Lute of the Month
Hendrick ter Brugghen (1588 - 1629)
National Gallery, London. No. 6347
Hendrick ter Brugghen was born in Deventer in the Netherlands and became a pupil of Bloemaert before travelling to Italy for ten years from 1604 - 1614. He returned to the Netherlands in 1616 and settled in Utrecht where he became one of the leading painters of so-called Utrecht school. Some people claim he was heavily inflenced by Caravaggio but apart from some works with strong light and shade contrasts, this doesn't seem to be a very helpful description.
However, if we now look at the nut in this detail, you can equally clearly see eleven courses with ten double and the top single!
Moreover the top nut overhangs the bass edge of the fingerboard in just the way we have come to expect as typical of eleven course lutes. (The classic example of this detail of course is the painting of Mouton in the Louvre.) Also there is a treble rider, which, while not a universal distinguishing feature, does usually go with an eleven rather than a ten course lute. Hendrick ter Brugghen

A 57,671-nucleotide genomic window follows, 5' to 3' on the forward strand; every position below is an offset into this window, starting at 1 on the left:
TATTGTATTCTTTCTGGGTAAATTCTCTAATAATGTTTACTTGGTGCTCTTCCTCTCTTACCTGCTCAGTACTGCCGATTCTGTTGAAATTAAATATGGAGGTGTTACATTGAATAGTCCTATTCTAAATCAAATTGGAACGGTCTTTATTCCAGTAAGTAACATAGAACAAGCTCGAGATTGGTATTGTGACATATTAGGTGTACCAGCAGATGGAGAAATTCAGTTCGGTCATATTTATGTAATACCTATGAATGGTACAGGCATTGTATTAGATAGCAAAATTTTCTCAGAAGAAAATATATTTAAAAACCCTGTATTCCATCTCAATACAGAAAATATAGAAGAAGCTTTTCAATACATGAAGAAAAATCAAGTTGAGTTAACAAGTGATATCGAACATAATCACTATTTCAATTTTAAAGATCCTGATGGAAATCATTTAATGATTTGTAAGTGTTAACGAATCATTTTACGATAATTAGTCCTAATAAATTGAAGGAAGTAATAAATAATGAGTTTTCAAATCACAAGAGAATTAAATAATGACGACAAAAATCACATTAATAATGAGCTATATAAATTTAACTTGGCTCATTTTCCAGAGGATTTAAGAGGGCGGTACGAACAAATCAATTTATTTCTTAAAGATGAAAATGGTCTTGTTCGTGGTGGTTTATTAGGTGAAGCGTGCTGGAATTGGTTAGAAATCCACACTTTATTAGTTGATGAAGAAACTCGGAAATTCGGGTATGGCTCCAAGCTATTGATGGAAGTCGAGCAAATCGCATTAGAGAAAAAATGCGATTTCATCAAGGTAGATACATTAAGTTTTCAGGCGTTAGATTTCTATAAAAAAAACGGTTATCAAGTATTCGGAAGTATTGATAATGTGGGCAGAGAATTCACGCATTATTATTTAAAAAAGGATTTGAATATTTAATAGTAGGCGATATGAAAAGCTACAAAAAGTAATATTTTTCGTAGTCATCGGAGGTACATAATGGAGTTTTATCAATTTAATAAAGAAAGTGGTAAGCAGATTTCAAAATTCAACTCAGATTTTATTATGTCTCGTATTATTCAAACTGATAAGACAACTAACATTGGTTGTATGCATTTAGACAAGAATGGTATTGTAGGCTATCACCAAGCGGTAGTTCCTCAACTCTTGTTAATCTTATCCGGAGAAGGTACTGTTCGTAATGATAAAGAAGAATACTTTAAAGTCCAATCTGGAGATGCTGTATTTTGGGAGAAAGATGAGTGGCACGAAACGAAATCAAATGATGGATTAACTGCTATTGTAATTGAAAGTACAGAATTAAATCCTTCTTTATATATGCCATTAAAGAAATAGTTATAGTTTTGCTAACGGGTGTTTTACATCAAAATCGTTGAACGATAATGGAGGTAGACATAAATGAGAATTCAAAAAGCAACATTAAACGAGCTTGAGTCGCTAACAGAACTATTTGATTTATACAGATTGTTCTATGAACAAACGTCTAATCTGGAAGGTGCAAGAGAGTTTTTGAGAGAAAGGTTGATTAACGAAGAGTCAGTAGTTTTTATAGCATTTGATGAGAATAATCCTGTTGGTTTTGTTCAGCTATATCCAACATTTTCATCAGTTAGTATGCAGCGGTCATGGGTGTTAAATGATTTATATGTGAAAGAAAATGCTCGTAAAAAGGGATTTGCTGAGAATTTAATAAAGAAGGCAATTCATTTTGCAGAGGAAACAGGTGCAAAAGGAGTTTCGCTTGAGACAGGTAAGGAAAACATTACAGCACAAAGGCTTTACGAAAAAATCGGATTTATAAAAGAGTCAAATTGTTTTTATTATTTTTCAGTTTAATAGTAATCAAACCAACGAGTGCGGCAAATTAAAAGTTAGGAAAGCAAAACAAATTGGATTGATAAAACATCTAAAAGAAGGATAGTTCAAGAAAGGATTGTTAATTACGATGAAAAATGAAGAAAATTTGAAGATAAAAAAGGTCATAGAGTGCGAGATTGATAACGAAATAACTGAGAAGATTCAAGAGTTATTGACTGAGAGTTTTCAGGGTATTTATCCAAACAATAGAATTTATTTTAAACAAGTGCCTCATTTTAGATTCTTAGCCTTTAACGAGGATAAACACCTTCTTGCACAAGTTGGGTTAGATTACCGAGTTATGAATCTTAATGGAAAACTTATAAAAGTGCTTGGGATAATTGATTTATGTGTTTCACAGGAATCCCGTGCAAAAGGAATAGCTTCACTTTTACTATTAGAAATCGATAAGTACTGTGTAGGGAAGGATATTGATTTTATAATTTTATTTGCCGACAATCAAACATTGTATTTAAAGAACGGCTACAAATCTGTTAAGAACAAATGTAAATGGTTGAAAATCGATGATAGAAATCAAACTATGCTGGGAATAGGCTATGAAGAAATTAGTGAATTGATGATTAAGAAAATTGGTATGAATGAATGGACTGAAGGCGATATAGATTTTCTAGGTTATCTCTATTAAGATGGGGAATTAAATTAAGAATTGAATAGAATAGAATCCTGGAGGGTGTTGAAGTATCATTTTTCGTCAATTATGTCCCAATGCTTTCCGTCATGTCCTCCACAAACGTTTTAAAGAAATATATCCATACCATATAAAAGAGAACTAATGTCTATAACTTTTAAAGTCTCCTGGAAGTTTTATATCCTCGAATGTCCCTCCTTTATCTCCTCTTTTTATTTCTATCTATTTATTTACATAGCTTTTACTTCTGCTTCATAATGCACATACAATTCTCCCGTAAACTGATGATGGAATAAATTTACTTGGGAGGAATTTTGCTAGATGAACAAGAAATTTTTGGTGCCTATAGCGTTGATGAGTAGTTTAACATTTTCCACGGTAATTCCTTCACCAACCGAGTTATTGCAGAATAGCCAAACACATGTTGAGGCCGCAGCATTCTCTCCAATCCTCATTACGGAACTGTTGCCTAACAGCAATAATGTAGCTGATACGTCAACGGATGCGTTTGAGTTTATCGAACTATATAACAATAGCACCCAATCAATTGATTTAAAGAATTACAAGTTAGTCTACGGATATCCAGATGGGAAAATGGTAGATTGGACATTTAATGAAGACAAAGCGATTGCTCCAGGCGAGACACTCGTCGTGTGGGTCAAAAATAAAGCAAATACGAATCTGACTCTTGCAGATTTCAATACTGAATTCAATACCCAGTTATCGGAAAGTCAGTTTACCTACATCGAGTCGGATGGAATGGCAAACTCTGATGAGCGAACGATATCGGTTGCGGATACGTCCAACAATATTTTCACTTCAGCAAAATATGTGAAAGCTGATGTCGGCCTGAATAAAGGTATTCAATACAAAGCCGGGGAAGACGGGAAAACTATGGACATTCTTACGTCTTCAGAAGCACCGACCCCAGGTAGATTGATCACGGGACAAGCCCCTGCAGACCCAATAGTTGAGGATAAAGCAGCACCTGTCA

Hendrick ter Brugghen
Bob Purrenhage has emailed this interesting additional observation about the main picture:
"Just an odd observation on the first painting: The detail of the peg head does not show any pointy ends of the treble side pegs passing through to the bass side of the peg head. It hardly looks as though there would be space between the peg tops which we do see on the bass side.
So apparently the painter was not really interested in getting the details correct - there and likely elsewhere as well?"
If anyone has any comments about these pictures which differ from or expand
on mine, please do either email me direct or submit them to the lutenet at
and I will add them to this page.
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Copyright 2000 by David Van Edwards